in the united states against african-americans. everything from police brutality to racial segregation to violence against blacks. when we think about what eventually happened, some athletes at the olympics decided that if they -- if they did win they were going to stage these -- these protests and what smith and carlos do is they go to the podium without -- without any shoes on, just black socks, they each have a black glove and they raise the black power symbol. it's interesting because that was a very, very powerful iconic moment, but they were really kicked out of the olympic village, they were stripped of their medals, they were really vilified in the mainstream by the 1990s san jose state where they were both athletes have erected statues in their honor but for really over a quarter of a century they were denied employment, they were denied really the access and opportunities that they should
have been afforded because they made this human rights protest. for them what they were in solidarity with was indigenous people all over the world who were being oppressed, including african-americans in the united states, but all people all over the world. the third world, people of color, but others who were being oppressed. and in a way when we think about smith and carlos, they anticipate what happened to colin kaepernick and where his protest against police brutality and against racial injustice became reinterpreted as an indictment and this anti-american act when what he was trying to do was really unveil and shed light on contemporary racism and that's what smith and carlos were trying to do. one last thing, they were embraced by black power-ites.
so after they come back from the olympics they tour howard university, historically black colleges, stokely carmichael is there and others and they really become supported. people like kareem abdul-jabbar, people like bill russell, jim brown, black athletes who were racially conscious at the time support them as well. >> kathleen cleaver, less than a minute left in this segment. we started by asking dr. joseph where the civil rights movement was at the end of 1967, the beginning of '68. where do you think it was at the end of '68 at 1969 dawned? >> it was at a crossroads that had many possible options. there were those who wanted to go back to africa, there were those who wanted to go into community service, there were those who wanted to do work in the communities, that we shouldn't be out here, we should be organizing and building community struggles, solving community issues, there were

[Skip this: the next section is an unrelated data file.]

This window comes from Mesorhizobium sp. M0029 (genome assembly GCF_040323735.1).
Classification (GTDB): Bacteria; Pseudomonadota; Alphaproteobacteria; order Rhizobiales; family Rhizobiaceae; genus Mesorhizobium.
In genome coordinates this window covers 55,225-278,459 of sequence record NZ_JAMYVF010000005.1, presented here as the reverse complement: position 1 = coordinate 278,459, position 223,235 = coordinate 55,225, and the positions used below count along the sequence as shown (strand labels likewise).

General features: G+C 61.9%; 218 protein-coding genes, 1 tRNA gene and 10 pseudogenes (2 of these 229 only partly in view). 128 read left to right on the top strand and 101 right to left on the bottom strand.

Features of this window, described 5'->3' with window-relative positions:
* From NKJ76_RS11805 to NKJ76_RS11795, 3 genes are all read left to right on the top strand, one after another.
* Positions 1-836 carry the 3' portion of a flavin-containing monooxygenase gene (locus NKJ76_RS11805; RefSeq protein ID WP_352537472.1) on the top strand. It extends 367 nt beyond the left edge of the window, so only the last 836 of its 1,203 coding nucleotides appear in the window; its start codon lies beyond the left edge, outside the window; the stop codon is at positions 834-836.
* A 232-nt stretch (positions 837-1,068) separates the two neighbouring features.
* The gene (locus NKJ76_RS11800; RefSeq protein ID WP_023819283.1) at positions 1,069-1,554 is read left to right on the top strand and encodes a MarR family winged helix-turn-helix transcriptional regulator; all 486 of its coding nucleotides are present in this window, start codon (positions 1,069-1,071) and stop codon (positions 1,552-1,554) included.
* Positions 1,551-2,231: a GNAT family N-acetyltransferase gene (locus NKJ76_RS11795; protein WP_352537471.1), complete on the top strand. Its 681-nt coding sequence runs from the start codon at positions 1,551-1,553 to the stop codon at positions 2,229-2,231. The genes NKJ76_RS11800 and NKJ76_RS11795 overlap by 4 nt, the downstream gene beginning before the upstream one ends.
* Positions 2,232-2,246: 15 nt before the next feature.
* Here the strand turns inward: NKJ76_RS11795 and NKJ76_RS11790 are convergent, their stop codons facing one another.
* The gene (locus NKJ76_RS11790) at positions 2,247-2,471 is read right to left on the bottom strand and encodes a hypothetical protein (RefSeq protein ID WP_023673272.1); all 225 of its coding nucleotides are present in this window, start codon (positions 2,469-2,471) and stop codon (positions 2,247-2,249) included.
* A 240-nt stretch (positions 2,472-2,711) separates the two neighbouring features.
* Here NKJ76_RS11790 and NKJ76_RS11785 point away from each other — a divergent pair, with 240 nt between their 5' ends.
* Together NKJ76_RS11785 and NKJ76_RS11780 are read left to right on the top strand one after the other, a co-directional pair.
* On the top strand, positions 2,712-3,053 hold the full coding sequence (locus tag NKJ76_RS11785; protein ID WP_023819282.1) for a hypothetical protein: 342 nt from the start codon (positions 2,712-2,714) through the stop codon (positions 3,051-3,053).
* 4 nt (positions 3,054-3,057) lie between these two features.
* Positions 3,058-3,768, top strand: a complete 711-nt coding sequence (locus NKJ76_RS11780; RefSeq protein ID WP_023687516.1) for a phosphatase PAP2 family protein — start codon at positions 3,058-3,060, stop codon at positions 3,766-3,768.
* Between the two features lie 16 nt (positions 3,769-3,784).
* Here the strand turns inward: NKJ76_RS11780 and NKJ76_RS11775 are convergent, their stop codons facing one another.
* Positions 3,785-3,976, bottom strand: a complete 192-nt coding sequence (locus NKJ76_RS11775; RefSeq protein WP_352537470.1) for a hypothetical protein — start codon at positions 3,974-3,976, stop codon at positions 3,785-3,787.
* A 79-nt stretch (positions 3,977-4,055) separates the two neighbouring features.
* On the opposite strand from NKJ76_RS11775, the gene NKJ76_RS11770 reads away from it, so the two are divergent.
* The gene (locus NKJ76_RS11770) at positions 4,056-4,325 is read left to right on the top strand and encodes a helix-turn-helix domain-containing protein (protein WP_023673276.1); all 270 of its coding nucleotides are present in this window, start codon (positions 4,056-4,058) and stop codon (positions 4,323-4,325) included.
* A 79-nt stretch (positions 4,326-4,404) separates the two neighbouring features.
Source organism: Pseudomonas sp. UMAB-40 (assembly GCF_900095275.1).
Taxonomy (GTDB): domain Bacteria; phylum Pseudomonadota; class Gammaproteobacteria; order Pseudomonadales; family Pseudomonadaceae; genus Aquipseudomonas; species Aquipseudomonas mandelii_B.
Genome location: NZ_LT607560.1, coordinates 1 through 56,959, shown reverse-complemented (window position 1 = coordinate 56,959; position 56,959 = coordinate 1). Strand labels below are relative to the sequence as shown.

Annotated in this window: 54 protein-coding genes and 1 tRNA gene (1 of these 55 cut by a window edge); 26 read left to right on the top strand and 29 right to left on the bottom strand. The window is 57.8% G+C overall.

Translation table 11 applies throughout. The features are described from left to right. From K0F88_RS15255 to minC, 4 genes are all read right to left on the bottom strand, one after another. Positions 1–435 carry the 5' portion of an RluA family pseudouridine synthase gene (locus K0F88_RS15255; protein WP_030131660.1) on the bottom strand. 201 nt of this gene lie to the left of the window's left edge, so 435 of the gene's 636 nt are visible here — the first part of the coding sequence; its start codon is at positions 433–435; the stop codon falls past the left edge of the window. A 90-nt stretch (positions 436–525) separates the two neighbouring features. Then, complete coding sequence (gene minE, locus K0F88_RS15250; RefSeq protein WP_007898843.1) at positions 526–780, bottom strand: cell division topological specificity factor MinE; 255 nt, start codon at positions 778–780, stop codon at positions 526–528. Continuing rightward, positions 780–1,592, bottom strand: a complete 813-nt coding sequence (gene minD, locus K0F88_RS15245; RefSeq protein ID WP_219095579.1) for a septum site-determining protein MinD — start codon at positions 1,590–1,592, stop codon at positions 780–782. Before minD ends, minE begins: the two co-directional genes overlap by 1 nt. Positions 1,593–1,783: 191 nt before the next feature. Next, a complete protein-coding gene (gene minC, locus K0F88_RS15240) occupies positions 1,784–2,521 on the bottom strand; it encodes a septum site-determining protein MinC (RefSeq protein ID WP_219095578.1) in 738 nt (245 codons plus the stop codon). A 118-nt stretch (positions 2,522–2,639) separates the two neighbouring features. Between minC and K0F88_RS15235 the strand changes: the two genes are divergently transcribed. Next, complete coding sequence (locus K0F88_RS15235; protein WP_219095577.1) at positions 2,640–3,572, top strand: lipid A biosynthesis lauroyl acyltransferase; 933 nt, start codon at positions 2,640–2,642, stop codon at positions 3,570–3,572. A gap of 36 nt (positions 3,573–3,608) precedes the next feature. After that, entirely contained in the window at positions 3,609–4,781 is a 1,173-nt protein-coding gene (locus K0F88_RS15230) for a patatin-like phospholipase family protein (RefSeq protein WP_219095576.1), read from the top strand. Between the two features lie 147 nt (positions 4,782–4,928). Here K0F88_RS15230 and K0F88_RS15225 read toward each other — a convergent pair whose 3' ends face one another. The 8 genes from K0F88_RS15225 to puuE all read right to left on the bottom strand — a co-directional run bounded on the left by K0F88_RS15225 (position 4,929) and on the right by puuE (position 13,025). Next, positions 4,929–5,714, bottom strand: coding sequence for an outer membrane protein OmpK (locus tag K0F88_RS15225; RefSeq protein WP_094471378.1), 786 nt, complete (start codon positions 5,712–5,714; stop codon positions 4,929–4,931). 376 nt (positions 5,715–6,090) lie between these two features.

those who wanted the university. i would say it was a panorama of possibilities at the end of the '60s all of which are still part of our culture. kathleen cleaver is at emory university school of law, senior lecturer and research fellow there. neil joseph is director for the center for the study of race and democracy to tat the university texas at austin. thank you both for your time this morning. we appreciate the conversation. >> thank you very much for having us. >> thank you. you're watching american history tv programs normally seen only on the weekends. while congress is on break this month we focus on the economic and political situation in the u.s. 50 years ago. coming up, civil unrest in 1968 and the economic conditions leading up to that unrest. later martin luther king's plan to shift the civil rights movement to economic issues and how his assassination before the kickoff impacted the movement.
wednesday at 8:00 p.m. eastern on 1968 american in turmoil we look at civil rights and race relations. we will discuss the national civil rights agenda in 1968 from martin luther king jr.'s assassination to the rising power of the black power movement. watch 1968 america in turmoil, wednesday at 8:00 p.m. eastern on american history tv on c-span 3, and all nine programs are available on spotify as a podcast or watch anytime at c-span.org on our 1968 page. c-span, where history unfolds daily. in 1979 c-span was created as a public service by america's cable television companies. and today we continue to bring
you unfiltered coverage of congress, the white house, the supreme court and public policy events in washington, d.c. and around the country. c-span is brought to you by your cable or satellite provider. this year marks the 50th anniversary of the 1968 poor people's campaign envisioned by martin luther king jr. to shift the focus of the civil rights movement to economic issues. reverend king was assassinated a few weeks before the campaign got under way in washington, d.c. next from the smithsonian national museum of african-american history and culture, a discussion on civil unrest and economic conditions leading up to 1968, particularly in detroit, michigan, and newark, new jersey. this is about an hour and 10 minutes. >> and welcome to the national museum of african-american